Remate – Veterans, newbie senators mad rush in filing pet bills
By Estong Reyes | Remate
VETERAN senators may have taught newbie lawmakers to be prompt in filing pet bills in the Senate as incumbent and re-elected solons were the early birds to folder their propose measures before the Legislative Bills and Index Section (LBIS) of the Philippine Senate.
Among those who first filed their priority measures are Senators Vicente “Tito” Sotto, Loren Legarda, Ferdinand “Bongbong” Marcos, Francis “Chiz” Escudero and Acting Senate President Jinggoy Estrada.
Done via lottery, the order of filing was raffled off by Senate Secretary Emma Lirio-Reyes who was assisted by Edwin Bellen, Deputy Secretary for Legislation and Renato Bantug, Director for Legislation, with Sotto getting the first slot.
Each senator are only allowed to file 5 separate bills.
Binay (twentieth to file) and Poe (nineteenth) personally filed their bills and were received by Director Antoniette Aristorza of the Legislative Bills and Index (LBIS).
Among the bills filed by Sotto included a bill creating a special court to be known as the Dangerous Drugs Court; an Act amending Section 21 of Republic Act No. 9165, otherwise known as the Comprehensive Drugs Act of 2002; a bill providing for affordable drug rehabilitation treatment for the Philippine Health Insurance Corporation (PHIC) beneficiaries; a bill prohibiting any person from allowing children 12 years old and below to ride at the back of a motorcycle when travelling along public and private roads; and a bill amending Section 150 of R.A. 7160, otherwise known as the Local Government Code of 1991.
Legarda filed the Pantawid Tuition Program, which aims to fund one college scholar for every poor family; the Pag-Asa Modernization bill, which seeks to provide funding for the three-year modernization of the state weather bureau; the Magna Carta for School Teachers; the National Land Use bill, and the creation of the Philippine River Basin System Administration, a bill adopting the integrated river basin management approach as a comprehensive framework in developing and managing the country’s river basin systems.
Marcos, for his part, filed a bill amending Section 6 of Republic Act 10175, a proposed Act defining cybercrime and providing for the prevention, investigation and imposition of penalties therefore; a bill imposing a three-year moratorium on the creation or conversion of state universities and colleges; a bill providing Barangay officials, including Barangay Tanods, members of the Lupon ng Tagamayapa, Barangay health workers and Barangay day care workers a retirement benefit; a bill mandating the National Irrigation Administration (NIA) to accelerate national irrigation development program; and a bill increasing pensions under the Social Security System.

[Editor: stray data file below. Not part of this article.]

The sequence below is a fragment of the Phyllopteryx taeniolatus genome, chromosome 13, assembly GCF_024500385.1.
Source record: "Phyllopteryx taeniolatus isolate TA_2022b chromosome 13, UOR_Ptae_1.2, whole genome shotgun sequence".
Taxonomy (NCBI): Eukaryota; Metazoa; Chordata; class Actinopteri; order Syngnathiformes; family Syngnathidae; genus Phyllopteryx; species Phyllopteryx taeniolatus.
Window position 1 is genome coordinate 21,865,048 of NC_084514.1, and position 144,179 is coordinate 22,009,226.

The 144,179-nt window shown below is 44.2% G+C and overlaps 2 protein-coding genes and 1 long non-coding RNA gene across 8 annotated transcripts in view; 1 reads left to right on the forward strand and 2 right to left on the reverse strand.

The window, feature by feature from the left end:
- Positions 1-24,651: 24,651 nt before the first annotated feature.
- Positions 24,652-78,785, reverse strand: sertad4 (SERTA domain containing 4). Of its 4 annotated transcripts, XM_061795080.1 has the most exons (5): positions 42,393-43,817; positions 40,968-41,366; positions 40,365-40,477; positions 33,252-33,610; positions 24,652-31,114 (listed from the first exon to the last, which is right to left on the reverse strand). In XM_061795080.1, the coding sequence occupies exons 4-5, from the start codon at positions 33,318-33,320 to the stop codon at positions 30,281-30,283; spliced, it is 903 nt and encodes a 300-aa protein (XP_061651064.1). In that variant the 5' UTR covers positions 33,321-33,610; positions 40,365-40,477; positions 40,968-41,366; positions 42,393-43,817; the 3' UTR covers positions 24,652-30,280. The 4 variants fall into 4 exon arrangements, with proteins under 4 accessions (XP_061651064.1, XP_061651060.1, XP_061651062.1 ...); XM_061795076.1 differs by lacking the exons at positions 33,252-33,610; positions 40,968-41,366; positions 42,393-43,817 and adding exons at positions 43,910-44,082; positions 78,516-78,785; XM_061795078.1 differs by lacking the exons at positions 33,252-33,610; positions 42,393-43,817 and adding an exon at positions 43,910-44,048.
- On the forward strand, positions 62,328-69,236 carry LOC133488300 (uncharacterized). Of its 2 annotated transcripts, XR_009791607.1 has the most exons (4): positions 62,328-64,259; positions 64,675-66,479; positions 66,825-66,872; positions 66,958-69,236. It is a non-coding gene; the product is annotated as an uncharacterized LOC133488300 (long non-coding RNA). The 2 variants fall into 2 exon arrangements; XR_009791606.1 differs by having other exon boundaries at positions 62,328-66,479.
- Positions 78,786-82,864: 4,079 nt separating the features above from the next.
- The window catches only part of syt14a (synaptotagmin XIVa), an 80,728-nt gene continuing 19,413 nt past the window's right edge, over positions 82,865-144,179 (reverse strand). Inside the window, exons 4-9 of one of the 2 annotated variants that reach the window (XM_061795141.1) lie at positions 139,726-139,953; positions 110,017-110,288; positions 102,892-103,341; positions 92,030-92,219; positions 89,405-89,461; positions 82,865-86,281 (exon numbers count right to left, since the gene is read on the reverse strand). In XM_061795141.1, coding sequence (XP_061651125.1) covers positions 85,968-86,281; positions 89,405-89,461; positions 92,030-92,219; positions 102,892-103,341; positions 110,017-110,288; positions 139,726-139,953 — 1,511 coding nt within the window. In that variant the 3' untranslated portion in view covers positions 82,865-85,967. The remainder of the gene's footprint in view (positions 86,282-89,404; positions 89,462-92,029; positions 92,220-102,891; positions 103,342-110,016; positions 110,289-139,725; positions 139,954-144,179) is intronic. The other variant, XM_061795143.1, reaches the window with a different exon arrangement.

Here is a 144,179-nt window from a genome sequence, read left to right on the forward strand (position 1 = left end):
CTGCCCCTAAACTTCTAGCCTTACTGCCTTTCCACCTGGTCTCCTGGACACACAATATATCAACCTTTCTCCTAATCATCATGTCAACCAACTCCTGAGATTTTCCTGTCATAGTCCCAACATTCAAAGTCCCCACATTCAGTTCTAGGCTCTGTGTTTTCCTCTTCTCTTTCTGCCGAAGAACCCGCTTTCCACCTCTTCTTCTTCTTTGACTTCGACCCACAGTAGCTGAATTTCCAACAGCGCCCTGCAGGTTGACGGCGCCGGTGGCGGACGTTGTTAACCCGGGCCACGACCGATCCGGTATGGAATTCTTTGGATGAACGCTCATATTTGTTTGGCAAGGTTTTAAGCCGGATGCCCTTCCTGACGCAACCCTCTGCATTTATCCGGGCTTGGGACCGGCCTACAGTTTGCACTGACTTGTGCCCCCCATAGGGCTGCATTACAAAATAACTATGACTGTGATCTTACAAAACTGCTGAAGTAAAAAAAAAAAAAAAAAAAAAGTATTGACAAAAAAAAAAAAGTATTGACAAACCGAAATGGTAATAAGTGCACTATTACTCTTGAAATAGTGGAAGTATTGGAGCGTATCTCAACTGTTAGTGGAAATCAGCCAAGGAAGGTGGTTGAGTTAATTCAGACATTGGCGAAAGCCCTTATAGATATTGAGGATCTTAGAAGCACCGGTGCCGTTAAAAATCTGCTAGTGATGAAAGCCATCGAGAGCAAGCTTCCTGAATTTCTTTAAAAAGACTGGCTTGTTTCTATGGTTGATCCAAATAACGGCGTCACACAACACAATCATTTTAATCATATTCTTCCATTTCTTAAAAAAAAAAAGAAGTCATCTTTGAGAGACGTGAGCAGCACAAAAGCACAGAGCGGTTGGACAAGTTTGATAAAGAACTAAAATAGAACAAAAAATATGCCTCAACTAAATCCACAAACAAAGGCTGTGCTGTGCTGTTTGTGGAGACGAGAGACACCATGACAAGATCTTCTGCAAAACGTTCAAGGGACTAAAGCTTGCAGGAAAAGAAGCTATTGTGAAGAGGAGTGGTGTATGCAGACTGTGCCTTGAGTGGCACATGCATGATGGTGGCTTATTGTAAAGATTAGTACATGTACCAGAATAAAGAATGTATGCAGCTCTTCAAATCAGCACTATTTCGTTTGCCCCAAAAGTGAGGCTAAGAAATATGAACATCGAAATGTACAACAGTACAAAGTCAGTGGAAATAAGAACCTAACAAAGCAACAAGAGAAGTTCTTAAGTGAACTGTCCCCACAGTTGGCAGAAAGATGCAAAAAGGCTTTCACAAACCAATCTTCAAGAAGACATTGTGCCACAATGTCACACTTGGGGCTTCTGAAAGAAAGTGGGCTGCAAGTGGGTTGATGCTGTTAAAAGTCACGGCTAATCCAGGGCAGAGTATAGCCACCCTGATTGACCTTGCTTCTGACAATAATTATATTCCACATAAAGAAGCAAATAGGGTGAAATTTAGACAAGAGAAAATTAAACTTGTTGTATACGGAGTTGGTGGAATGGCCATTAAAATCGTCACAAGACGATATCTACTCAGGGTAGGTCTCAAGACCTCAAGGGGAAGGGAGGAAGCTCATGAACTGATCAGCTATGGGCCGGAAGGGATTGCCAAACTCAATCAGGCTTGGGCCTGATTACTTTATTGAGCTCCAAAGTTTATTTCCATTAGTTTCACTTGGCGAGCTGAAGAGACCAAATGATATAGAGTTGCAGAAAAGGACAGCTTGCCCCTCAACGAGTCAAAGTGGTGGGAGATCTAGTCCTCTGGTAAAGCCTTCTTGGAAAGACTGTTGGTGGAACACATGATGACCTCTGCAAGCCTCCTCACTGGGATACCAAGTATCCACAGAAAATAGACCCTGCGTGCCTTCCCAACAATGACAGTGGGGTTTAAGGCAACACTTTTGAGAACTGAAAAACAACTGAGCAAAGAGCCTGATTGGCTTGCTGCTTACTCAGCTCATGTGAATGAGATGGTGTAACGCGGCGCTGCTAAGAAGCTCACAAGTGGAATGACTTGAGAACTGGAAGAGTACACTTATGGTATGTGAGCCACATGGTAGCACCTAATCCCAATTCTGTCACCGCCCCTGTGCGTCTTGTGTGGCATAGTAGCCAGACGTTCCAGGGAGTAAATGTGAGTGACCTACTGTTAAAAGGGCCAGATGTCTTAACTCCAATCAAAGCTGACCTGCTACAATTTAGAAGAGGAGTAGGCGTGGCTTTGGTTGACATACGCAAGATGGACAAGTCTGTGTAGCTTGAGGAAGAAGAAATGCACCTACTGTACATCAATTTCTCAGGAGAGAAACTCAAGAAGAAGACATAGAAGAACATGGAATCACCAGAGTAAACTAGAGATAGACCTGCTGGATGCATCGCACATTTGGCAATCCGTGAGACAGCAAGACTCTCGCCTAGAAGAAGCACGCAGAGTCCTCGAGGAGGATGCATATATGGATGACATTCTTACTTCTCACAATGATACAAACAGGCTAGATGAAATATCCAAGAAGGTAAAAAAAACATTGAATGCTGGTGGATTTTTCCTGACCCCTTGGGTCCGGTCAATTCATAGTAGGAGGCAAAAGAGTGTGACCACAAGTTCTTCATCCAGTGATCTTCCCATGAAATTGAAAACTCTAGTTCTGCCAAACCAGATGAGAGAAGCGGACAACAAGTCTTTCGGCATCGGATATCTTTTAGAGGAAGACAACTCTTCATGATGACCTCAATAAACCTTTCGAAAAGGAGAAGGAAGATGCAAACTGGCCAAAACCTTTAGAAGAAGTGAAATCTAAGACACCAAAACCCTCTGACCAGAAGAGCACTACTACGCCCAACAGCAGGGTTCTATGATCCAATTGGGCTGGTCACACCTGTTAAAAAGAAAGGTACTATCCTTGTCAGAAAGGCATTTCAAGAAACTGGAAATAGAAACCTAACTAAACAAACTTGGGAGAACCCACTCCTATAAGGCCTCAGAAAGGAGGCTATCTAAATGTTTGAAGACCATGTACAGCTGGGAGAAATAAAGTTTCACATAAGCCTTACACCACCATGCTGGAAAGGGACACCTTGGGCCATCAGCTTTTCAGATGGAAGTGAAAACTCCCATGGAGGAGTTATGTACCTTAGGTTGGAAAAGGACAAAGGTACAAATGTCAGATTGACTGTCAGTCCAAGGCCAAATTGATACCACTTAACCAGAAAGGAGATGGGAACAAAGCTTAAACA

Incoming Senator Cynthia Villar, who was the eighth to file her bills, filed the proposed Department of Overseas Filipino Workers Act; the proposed Anti “No Permit, No Exam Policy Act; the proposed Accelerated Irrigation Act; the proposed Investments and Incentives Code, and the Act providing an assistance program for overseas Filipino workers in distress.
Binay, meanwhile, filed the proposed Employers Child Care Centers Act of 2013; the proposed Parents in Jail Act of 2013; the proposed Special Education Act of 2013, the proposed Women’s and Children’s Resource Development and Crisis Assistance Act of 2013; the proposed Indigent Children Free Medical and Dental Service Act; and the proposed Firecracker Safety Law.
Poe, another newcomer, filed the proposed Sustansiya sa Batang Pilipino Act, a nutrition-driven legislation with the objective of providing free nutria-meals to school children in public education, and the proposed Film Tourism Act, which aims to make film tourism a business priority. She also filed two resolutions, calling for the re-examination of the government’s policies and programs for OFWs, and the plight of coconut farmers.
Other Senators who filed bills at the LBIS of the Philippine Senate include Senators Koko Pimentel, who was the sixth to file his bills, followed by Pia Cayetano (seventh), Franklin Drilon (ninth), Antonio Trillanes (tenth), Serge Osmeña (eleventh).
Osmeña was followed by Senators Bong Revilla (twelfth), former Senate President Juan Ponce Enrile (thirteenth), Miriam Defensor-Santiago (fourteenth), Sonny Angara (fifteenth), Gringo Honasan sixteenth), while JV Ejercito placed seventeenth in the line-up of early filers.
Senators Teofisto “TG” Guingona (eighteenth), Manuel “Lito” Lapid (twenty-first), Minority Leader Alan Cayetano (twenty-second), Ralph Recto (twenty-third), also filed their bills.